Brazil’s Central Bank nears independence

. Feb 19, 2020
Central Bank chairman Roberto Campos Neto Central Bank chairman Roberto Campos Neto. Photo: Raphael Ribeiro/BCB

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We’re covering today the bill to protect the Brazilian Central Bank from political interference. An exclusive interview with the head of Brazil’s telecoms watchdog. And a risky move that could put Jair Bolsonaro at odds with the Senate President. 

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Central Bank finally to be shielded from political interference?

The Senate’s Economic Affairs Committee passed a bill granting autonomy to the Central Bank. Here are the key points approved by senators:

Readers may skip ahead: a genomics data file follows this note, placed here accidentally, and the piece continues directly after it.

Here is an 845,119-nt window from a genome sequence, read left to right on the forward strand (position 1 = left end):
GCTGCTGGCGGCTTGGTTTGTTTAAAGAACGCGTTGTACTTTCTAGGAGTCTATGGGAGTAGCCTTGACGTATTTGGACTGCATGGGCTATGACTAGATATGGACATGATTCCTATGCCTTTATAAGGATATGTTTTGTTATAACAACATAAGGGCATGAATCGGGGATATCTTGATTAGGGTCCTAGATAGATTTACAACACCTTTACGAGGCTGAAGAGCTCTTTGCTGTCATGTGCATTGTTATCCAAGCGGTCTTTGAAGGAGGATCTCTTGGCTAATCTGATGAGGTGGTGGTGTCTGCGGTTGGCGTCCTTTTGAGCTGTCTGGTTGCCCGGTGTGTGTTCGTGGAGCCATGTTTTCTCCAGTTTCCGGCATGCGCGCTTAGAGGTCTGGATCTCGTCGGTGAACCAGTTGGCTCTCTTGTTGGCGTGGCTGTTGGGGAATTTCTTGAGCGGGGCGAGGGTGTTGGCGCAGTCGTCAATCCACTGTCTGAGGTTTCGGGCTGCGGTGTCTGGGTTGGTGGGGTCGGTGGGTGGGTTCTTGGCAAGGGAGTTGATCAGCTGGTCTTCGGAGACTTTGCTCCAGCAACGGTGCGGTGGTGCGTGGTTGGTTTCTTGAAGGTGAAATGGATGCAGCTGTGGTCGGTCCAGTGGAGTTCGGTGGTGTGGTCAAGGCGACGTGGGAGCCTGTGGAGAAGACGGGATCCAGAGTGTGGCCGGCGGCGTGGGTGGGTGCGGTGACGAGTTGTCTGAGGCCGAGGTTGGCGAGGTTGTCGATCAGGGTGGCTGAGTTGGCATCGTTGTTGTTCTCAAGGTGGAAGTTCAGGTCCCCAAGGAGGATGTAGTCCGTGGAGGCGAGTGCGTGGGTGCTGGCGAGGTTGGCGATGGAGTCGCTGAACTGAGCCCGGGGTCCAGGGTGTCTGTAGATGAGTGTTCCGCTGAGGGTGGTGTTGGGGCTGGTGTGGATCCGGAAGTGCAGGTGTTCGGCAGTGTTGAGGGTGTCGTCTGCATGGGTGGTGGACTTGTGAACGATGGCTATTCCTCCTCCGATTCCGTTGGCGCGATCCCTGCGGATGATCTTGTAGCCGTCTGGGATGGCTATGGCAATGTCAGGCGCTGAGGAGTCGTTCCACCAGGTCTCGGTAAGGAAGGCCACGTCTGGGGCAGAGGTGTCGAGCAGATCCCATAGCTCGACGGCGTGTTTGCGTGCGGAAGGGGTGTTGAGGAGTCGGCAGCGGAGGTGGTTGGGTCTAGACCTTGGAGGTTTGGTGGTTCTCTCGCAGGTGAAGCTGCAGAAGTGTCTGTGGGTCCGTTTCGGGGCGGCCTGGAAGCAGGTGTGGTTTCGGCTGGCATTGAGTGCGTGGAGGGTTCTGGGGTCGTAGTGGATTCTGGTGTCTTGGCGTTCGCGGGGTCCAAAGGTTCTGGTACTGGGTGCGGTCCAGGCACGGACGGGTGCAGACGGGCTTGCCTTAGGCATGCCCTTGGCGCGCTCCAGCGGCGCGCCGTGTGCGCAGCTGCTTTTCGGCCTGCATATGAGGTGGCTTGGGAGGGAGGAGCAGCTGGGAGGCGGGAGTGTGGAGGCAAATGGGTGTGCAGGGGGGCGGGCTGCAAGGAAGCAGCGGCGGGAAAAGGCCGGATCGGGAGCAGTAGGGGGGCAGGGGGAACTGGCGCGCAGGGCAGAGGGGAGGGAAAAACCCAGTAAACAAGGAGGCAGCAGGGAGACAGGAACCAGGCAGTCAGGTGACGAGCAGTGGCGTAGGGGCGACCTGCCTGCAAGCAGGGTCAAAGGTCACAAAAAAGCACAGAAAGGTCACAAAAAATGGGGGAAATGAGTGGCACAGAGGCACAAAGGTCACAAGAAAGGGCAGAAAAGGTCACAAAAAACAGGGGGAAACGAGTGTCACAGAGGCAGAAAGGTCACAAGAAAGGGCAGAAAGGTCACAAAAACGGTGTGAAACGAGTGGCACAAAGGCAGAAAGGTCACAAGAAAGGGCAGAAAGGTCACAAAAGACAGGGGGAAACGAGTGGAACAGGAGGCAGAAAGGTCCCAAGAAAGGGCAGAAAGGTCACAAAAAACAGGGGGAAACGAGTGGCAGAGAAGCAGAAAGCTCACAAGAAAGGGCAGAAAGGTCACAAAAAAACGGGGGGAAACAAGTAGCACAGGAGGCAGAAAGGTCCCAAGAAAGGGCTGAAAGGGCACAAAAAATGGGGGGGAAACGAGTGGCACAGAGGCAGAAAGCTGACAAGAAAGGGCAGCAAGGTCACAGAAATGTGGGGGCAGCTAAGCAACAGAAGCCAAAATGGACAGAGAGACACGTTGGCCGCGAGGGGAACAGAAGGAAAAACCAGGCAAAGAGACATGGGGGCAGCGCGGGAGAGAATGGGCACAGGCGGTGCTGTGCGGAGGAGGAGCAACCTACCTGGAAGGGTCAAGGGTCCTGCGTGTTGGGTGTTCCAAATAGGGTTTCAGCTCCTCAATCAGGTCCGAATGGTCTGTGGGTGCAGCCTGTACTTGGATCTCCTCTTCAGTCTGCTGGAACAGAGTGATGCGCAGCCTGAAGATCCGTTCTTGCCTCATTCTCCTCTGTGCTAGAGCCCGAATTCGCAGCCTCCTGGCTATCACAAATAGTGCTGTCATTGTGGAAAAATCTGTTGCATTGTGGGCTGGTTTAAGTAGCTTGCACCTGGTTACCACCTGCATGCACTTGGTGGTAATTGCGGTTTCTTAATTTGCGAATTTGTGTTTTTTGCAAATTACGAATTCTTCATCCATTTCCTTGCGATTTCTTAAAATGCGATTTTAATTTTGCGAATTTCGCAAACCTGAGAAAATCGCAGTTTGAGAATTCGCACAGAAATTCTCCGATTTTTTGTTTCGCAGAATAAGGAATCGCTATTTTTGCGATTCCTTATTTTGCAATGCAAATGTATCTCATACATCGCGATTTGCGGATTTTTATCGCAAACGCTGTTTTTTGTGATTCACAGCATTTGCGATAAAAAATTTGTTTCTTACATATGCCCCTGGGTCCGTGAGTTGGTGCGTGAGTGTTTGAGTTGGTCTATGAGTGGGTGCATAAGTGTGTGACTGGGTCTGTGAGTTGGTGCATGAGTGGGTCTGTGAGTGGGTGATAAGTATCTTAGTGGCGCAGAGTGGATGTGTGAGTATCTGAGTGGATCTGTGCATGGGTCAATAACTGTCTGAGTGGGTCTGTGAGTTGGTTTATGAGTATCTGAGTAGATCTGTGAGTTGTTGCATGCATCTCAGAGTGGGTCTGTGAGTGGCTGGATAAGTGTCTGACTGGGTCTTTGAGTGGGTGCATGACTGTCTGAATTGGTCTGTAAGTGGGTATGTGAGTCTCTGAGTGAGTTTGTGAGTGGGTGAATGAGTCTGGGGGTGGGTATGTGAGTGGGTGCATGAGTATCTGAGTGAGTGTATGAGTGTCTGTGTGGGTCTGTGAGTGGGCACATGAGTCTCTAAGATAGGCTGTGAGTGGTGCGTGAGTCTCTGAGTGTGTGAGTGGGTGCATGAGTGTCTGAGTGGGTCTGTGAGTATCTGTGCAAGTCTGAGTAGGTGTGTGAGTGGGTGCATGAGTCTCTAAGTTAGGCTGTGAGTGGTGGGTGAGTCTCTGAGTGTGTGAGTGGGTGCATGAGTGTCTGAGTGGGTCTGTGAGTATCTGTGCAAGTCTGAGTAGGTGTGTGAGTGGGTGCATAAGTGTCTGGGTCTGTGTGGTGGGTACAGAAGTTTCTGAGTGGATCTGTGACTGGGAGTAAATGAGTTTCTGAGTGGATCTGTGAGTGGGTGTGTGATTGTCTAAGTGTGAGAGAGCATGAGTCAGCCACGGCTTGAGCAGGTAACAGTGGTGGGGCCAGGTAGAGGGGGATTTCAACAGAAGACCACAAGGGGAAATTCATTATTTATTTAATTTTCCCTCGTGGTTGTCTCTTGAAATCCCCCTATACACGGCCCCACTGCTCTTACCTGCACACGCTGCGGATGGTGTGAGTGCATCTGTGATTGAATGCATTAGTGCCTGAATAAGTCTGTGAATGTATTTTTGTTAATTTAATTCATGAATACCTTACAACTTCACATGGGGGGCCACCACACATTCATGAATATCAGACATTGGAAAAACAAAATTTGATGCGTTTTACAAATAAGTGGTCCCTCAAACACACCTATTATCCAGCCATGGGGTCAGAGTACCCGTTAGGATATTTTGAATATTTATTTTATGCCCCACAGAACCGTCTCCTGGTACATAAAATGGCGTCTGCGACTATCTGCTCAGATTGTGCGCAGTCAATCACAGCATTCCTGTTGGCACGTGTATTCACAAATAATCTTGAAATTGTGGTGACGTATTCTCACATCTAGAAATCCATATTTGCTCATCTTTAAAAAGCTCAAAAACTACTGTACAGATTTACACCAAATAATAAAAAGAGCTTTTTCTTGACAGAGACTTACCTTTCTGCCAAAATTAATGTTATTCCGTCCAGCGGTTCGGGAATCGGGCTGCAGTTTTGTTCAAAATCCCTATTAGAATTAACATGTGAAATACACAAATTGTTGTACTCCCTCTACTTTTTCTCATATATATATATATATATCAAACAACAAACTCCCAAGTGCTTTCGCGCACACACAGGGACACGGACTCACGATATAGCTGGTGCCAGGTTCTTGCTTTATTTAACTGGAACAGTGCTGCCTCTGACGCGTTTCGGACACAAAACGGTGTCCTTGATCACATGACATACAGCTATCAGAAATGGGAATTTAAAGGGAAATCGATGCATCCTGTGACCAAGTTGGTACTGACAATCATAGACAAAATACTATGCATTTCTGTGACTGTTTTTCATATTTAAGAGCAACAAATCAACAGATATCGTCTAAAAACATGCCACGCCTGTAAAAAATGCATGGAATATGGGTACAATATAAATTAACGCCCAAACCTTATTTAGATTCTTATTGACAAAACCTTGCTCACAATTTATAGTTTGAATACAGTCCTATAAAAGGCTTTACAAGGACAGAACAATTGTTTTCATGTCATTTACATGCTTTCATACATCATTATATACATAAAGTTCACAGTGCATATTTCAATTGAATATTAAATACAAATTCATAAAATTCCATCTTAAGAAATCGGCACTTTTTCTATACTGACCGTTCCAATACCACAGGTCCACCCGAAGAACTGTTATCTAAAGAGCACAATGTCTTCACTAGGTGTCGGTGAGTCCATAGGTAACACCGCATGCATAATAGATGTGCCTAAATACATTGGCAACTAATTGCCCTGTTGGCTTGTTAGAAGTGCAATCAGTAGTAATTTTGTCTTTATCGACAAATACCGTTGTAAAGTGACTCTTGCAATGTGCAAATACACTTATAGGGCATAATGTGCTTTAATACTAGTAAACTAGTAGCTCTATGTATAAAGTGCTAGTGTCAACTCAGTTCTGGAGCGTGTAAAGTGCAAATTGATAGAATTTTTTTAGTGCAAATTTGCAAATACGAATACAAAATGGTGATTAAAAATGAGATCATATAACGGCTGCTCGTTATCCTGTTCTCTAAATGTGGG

</p> <ul><li>The bill establishes that the Central Bank chairman and its nine board members will have four-year terms, with the possibility of a second term. Their stints will not coincide with presidential terms, and will all end at staggered points to avoid having one administration controlling the entire board of directors;</li><li>The bill sets the bank&#8217;s goals as ensuring inflation control, softening the effects of fluctuations in economic activity levels, and protecting the solidity and efficiency of the financial system.</li></ul> <p><strong>Why it matters. </strong>The project aims at preventing the federal government from using monetary policy for political gain—and to the detriment of long-term effects on the economy. A recent example of this occurred in the Dilma Rousseff years, when the government strongarmed the bank to keep interest rates low, which made inflation balloon.&nbsp;&nbsp;</p> <p><strong>Importance.</strong> Central Bank chairman Roberto Campos Neto told lawmakers that legal autonomy will increase the bank&#8217;s ability to control inflation by 50 percent, reducing risks to the economy.&nbsp;</p> <p><strong>Yes, but … </strong>There is still some way to go before the bill becomes law. There is some discord between the two chambers of Congress, with the lower house believing a new bill, submitted by the federal government, should be approved instead. This would stall its progress, however there is much goodwill toward the proposal in Congress and there&#8217;s a chance it could go through before the second half of the year.&nbsp;</p> <p><em>— with Natália Scalzaretto</em></p> <hr class="wp-block-separator"/> <h2>3 questions to the head of Brazil&#8217;s telecoms watchdog</h2> <p><strong>The Brazilian Report</strong>&#8216;s Brasília correspondent Brenno Grillo sat down with Leonardo Euler de Morais, president of Brazil&#8217;s National Telecommunications Agency (Anatel). Here are the main takeaways from their conversation:</p> <p><strong>Anatel has recently triggered the process that will allow the auction of 5G frequencies. Do you have a timetable already?</strong></p> <blockquote class="wp-block-quote"><p>I believe it will take place between November and December this year, but there are several deadlines still to be met. The proposed invitation for bids will be open for public consultation for 45 days, postponable for an additional 15. Then, the agency will submit its final proposal, which must be analyzed by the Solicitor General&#8217;s office. With the final invitation for bids in hand, the hypothetical business plan—involving estimating the opportunity cost of the frequencies—will be drafted and submitted.</p></blockquote> <p><strong>Will China&#8217;s Huawei be allowed to bid without restrictions?</strong></p> <blockquote class="wp-block-quote"><p>Cybersecurity issues are beyond our remit. The president&#8217;s Institutional Security Department will address this matter.</p></blockquote> <p><strong>Brazilians are highly dissatisfied with telecom services. How can we improve them?</strong></p> <blockquote class="wp-block-quote"><p>Many measures are not in the regulators&#8217; control. There is a public fund that was supposed to finance the expansion of telephony networks—but governments have used it to generate fiscal surpluses. In the U.S., on the other hand, USD 8.5 billion was invested to expand infrastructure in less economically attractive areas. We are seeking options to impose investment obligations in more remote areas. Anatel has also replaced fines with investment commitments—pushing for an infrastructure update in the sector.</p></blockquote> <hr class="wp-block-separator"/> <h2>The risks of poking the wrong bear</h2> <p>Ultra-conservative bloggers directed their social media guns at Senate President Davi Alcolumbre. The blog <a href=";"><em>Terça Livre</em></a>, a notorious spreader of fake news, published a video of him dancing with another man (his father)—and questioning his sexuality.</p> <p><strong>Rupture?</strong> The attacks come after Mr. Alcolumbre defended new legislation limiting the president&#8217;s powers to pick Supreme Court justices. Moreover, <em>Terça Livre</em> has been adamantly faithful to President Jair Bolsonaro—its owner has direct links to Mr. Bolsonaro&#8217;s family and press advisors. His actions raised questions about whether the attack was in some way ordered or validated by the president.</p> <p><strong>Reaction.</strong> Mr. Alcolumbre was outraged by the remarks and promised to fight for legislation that punishes hate speech online.&nbsp;</p> <p><strong>Why it matters.</strong> While the president&#8217;s relationship with House Speaker Rodrigo Maia has been rocky at times, Davi Alcolumbre was nothing but a reliable ally during Jair Bolsonaro&#8217;s first year in office. Losing his support could be terrible for the economic agenda.</p> <p><strong>History.</strong> In 2019, the Senate President rejected an investigation hearings committee into the activities of Supreme Court justices. He also did not reject the idea of the president&#8217;s son Eduardo Bolsonaro being named ambassador to Washington D.C.—unlike most lawmakers who spoke about it—and has built bridges between the Senate and the government.</p> <p><strong>On the docket.</strong> This year, Mr. Alcolumbre&#8217;s support will continue to be important. Three proposals to amend the constitution presented by the government are currently pending before the Senate.</p> <hr class="wp-block-separator"/> <h2>What else you need to know today</h2> <ul><li><strong>Guedes.</strong> Over the past few days, Economy Minister Paulo Guedes has given some politically disastrous statements. Last week he called public servants &#8220;parasites&#8221; and then welcomed the weakening of the Brazilian Real, saying that a strong currency meant that even &#8220;<a href="">domestic workers were going to Disneyland</a>.&#8221; But on Tuesday, the minister was publicly backed by President Bolsonaro, who said there is no way he could leave the administration. Despite Mr. Guedes&#8217; lack of political tact, he has become indispensable for the government to obtain investors&#8217; trust. </li><li><strong>Crime.</strong> President Bolsonaro once again talked about the death of crime boss Adriano de Nóbrega—<a href="">killed last week in an operation</a> by military police in the state of Bahia—calling for an &#8220;independent examination&#8221; into the cause of death. Mr. Bolsonaro and his eldest son, Senator Flávio Bolsonaro, have suggested that the police executed Mr. Nóbrega—who was a pivotal character in two criminal cases and had ties with the Bolsonaro family. Flávio Bolsonaro even tweeted an alleged video of Mr. Nóbrega&#8217;s autopsy yesterday, which, beyond being extremely graphic, was also labeled potentially false by the medical examiner&#8217;s office.</li><li><strong>Pessimism. </strong>After the Central Bank&#8217;s Focus Report showed slashed growth projections for 2020, as covered in yesterday&#8217;s <a href="">Daily Briefing</a>, another two financial institutions cut their estimates for GDP increases throughout this year. BNP Paribas reduced its projection from 2 percent to 1.5 percent, before Citibank dropped its estimates from 2.2 percent to 2 percent.</li><li><strong>Oil strike. </strong>As we move into the 19th day of a nationwide oil workers strike, an appellate labor court has ruled that state-owned oil and gas company Petrobras may not lay off the hundreds of employees from its subsidiary fertilizer plant in Paraná, which sparked the industrial action in the first place. Simultaneously, the Superior Labor Court ruled the strike illegal, meaning that with both court decisions, oil unions are likely to announce a return to work this week.</li><li><strong>Pension reform. </strong>With the federal pension reform finally approved last year after many comings and goings, Brazil&#8217;s states are now trying to pass their own social security overhauls as a means of balancing their books. São Paulo is likely to finally approve its reform today, after a preliminary vote on Tuesday evening. The bill had been stalled after an appellate judge issued an injunction ordering the process to be suspended, but this rule was recently overruled by the Supreme Court. São Paulo&#8217;s proposal involves the introduction of minimum retirement ages—62 for women and 65 for men—and an increase to the social security contribution rate. State governor João Doria hopes to save BRL 32 billion over ten years with the changes.